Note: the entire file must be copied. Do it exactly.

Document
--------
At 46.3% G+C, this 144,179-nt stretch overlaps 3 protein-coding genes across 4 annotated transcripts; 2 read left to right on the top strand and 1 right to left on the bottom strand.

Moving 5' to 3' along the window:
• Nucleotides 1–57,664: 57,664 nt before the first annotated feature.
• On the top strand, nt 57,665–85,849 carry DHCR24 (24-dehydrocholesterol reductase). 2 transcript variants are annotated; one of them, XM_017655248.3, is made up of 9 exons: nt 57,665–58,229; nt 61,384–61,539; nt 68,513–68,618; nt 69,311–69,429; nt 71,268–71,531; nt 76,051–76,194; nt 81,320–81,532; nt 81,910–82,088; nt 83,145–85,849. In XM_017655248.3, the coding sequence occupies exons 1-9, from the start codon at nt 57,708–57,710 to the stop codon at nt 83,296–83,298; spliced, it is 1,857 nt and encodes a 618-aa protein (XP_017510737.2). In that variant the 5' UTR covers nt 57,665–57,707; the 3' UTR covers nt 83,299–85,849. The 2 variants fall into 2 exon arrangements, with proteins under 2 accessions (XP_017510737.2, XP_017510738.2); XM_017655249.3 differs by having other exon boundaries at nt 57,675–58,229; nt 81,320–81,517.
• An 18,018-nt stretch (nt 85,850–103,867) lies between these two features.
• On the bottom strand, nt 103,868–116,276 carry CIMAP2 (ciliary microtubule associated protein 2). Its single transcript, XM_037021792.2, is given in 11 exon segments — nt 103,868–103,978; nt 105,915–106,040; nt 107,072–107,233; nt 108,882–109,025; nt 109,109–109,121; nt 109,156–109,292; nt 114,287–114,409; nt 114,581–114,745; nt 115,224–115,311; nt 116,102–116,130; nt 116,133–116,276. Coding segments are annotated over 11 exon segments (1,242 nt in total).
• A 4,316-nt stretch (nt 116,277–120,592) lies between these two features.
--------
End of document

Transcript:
At 46.3% G+C, this 144,179-nt stretch overlaps 3 protein-coding genes across 4 annotated transcripts; 2 read left to right on the top strand and 1 right to left on the bottom strand.

Moving 5' to 3' along the window:
• Nucleotides 1–57,664: 57,664 nt before the first annotated feature.
• On the top strand, nt 57,665–85,849 carry DHCR24 (24-dehydrocholesterol reductase). 2 transcript variants are annotated; one of them, XM_017655248.3, is made up of 9 exons: nt 57,665–58,229; nt 61,384–61,539; nt 68,513–68,618; nt 69,311–69,429; nt 71,268–71,531; nt 76,051–76,194; nt 81,320–81,532; nt 81,910–82,088; nt 83,145–85,849. In XM_017655248.3, the coding sequence occupies exons 1-9, from the start codon at nt 57,708–57,710 to the stop codon at nt 83,296–83,298; spliced, it is 1,857 nt and encodes a 618-aa protein (XP_017510737.2). In that variant the 5' UTR covers nt 57,665–57,707; the 3' UTR covers nt 83,299–85,849. The 2 variants fall into 2 exon arrangements, with proteins under 2 accessions (XP_017510737.2, XP_017510738.2); XM_017655249.3 differs by having other exon boundaries at nt 57,675–58,229; nt 81,320–81,517.
• An 18,018-nt stretch (nt 85,850–103,867) lies between these two features.
• On the bottom strand, nt 103,868–116,276 carry CIMAP2 (ciliary microtubule associated protein 2). Its single transcript, XM_037021792.2, is given in 11 exon segments — nt 103,868–103,978; nt 105,915–106,040; nt 107,072–107,233; nt 108,882–109,025; nt 109,109–109,121; nt 109,156–109,292; nt 114,287–114,409; nt 114,581–114,745; nt 115,224–115,311; nt 116,102–116,130; nt 116,133–116,276. Coding segments are annotated over 11 exon segments (1,242 nt in total).
• A 4,316-nt stretch (nt 116,277–120,592) lies between these two features.